“In a pocket?” Ghaar asked, still eating. Ambika refused to look at any of them, as the argument continued.

“Loincloth!” Dorri shouted.

“That was just one time!” Fenniel protested, shoving his glasses back up his nose.

“It was disgusting!” Dorri pointed her finger in her mouth and made retching noises.

Ghaar looked at Fenniel oddly and then at the cake he was not eating.

“It was my wedding.” Fenniel told the shaman, sheepishly. “It was the mushrooms.”

“Oh.” The orc shoved the rest of the cake in his mouth, without a care. “That’s different.”

“It was disgusting and just wrong!” Dorri glared at all of them.

“Seriously, eat a sandwich, woman.” Growling, Dorri snatched another cookie out of Ambika’s hand, and stuffed it in her mouth. She chewed as loudly as she could and then flashed the contents of her mouth at the annoying Tauren. “Really? You’re trying to prove me wrong with diet cookies? Really?” Verdus sighed deeply, as Ambika pinched the bridge of her nose. Dorri continued to glare at the Tauren. “Let’s just kill some things, `kay?”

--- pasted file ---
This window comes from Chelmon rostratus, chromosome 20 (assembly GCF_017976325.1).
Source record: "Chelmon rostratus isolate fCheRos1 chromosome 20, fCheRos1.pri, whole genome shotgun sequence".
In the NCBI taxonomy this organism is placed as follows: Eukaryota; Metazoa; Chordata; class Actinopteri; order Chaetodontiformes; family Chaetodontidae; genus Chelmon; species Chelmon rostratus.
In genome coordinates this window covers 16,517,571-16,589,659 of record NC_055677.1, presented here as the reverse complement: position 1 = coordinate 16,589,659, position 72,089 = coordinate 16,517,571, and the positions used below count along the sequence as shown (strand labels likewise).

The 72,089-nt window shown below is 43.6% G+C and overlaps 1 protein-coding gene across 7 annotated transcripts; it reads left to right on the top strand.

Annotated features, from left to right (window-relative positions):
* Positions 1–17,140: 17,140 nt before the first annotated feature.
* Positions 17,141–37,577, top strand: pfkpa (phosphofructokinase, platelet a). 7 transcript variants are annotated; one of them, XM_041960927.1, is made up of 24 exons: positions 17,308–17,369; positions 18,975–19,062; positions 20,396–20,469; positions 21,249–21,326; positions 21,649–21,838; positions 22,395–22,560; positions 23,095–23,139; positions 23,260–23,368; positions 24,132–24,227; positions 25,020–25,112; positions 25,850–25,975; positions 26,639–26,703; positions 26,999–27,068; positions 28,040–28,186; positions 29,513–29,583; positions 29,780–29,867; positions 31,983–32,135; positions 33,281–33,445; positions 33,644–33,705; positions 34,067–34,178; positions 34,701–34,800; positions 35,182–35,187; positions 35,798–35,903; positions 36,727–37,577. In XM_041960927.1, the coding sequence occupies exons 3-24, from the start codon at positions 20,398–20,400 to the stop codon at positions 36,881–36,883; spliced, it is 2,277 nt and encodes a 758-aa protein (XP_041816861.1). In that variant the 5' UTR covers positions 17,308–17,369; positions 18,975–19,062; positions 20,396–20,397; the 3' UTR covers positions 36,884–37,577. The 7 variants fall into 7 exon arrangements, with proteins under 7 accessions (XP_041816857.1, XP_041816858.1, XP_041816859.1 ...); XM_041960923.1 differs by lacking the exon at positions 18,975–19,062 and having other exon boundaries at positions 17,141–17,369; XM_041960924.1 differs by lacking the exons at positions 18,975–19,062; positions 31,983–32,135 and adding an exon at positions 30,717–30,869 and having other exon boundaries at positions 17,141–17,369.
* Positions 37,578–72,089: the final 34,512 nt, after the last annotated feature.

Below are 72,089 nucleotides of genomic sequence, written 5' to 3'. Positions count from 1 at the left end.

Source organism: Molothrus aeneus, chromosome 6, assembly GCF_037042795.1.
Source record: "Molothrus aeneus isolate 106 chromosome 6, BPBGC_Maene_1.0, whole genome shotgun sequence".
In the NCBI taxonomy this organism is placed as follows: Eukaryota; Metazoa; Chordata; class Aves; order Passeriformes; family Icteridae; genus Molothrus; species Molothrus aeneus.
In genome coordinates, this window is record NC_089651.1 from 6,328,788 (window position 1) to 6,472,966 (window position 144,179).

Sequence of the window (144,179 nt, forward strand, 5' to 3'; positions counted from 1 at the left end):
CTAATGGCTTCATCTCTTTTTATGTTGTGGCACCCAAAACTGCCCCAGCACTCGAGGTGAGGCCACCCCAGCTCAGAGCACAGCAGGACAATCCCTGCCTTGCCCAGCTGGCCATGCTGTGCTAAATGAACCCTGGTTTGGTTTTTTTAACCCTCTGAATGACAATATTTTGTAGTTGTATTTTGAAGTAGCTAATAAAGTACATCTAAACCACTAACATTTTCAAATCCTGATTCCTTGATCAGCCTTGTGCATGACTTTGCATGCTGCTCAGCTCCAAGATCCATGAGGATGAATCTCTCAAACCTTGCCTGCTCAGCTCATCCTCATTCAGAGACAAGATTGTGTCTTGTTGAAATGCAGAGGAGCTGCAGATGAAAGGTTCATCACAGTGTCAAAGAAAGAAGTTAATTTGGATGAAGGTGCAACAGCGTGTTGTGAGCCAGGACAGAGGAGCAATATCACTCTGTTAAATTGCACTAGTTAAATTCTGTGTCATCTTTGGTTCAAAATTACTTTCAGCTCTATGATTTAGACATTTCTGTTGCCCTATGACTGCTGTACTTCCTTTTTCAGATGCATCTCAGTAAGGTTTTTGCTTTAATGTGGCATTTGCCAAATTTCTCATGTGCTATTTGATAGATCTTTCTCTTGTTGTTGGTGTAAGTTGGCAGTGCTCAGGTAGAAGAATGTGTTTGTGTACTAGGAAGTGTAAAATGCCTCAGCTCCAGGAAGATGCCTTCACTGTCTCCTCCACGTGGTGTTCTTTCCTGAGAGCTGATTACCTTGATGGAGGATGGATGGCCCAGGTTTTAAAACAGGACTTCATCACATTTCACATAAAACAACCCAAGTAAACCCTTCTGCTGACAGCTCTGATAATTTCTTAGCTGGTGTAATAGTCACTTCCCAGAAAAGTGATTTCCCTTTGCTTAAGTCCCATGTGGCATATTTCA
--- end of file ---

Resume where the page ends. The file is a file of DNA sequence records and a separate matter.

“Fine!” Dorri whipped around, her axe inches away from Fenniel’s face as she turned. As she stormed towards the amused gilgoblins, she muttered constantly about how she really did eat.



Later, as they gathered at the stone circle where the Earthern Ring shaman had created portals and Ghaar took his leave, four of them checked their equipment one last time. It would not do to have an unseen gilgoblin poisoned dart prick someone when they were far from help.

A look of sudden resolve crossed the Sin’dorei hunter’s face. “So, why are they diet cookies?”

“Cause you are fat.” Dorri’tow repeated, with an irritated glare that caused Fenniel to hang his head.